Wednesday, September 23, 2009


It’s never too soon for another BUZZ. Let’s get back on schedule.

* Monday’s USA Today had “dueling editorials” on the subject of extending the $8,000.00 First Time Home Buyer Credit, which will expire on November 30th.

The paper comes out against extending the credit in “Our View on Economic stimulus: It’s Time to Pull Plug on Tax Break for Home Buyers - Subsidies Drive Up Housing Prices, Helping Lobbies More Than Purchasers”.

The editorial tells us –

For a variety of reasons, the credit should be allowed to expire. To begin with, the housing market is starting to recover. The National Association of Realtors has reported four straight months of increased sales of existing homes. Moreover, tax credits are just another form of government spending, and the government — which is running a $1.6 trillion deficit this year — doesn't have any money to spend. Extending the credit, which has already cost as much as $15 billion, would mean borrowing even more from future generations to aid today's home buyers.”

Presenting the opposing view is David G. Kittle, chairman of the Mortgage Bankers Association, with “Opposing View: Extend, Expand Tax Credit - Letting Incentive Expire Would Jeopardize the Housing Recovery

Mr. Kittle says -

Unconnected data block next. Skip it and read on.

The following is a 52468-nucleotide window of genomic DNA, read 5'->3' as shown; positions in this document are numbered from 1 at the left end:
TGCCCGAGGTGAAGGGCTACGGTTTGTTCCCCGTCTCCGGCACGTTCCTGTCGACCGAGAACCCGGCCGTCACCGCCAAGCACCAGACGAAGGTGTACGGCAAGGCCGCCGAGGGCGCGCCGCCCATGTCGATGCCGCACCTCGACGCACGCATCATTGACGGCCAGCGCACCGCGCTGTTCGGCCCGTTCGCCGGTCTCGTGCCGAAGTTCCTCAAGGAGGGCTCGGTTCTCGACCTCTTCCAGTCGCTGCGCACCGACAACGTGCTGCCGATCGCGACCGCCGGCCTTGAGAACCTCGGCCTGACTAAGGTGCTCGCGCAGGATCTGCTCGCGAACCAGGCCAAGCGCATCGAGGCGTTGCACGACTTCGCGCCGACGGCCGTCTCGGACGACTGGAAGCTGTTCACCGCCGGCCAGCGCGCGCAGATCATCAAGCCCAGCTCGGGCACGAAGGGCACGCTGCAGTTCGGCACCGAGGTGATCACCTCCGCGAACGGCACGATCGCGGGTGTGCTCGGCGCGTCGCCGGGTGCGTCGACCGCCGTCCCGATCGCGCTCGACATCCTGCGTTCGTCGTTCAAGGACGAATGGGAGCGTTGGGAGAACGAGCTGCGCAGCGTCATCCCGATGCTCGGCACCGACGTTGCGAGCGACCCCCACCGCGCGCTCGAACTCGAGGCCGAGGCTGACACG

This credit, along with lower mortgage rates, has helped to moderate the decline in home prices by stimulating demand. As many as 350,000 sales so far this year could be directly attributable to the tax credit, according to the National Association of Realtors.”

He believes that the credit should not only be extended but greatly expanded -

Congress should extend it to all home buyers and increase the credit up to $15,000. In addition, Congress should make it available immediately, so that a borrower doesn't need to wait until his or her next tax return, but instead can use it to help make a down payment on the house or pay closing costs.”

I tend to agree with USA Today. While I would love for my clients to be able to get an $8,000, or even $15,000, gift from their Uncle Sam if they buy a home, I must ask, “Where is the money coming from?”

Besides, as you know, I am against “refundable” credits. They encourage and generate too much fraud. And, as I have discussed here before, it is way too easy to get the $8,000 credit. All you have to do is fill out an IRS form. No documentation or signed declaration required.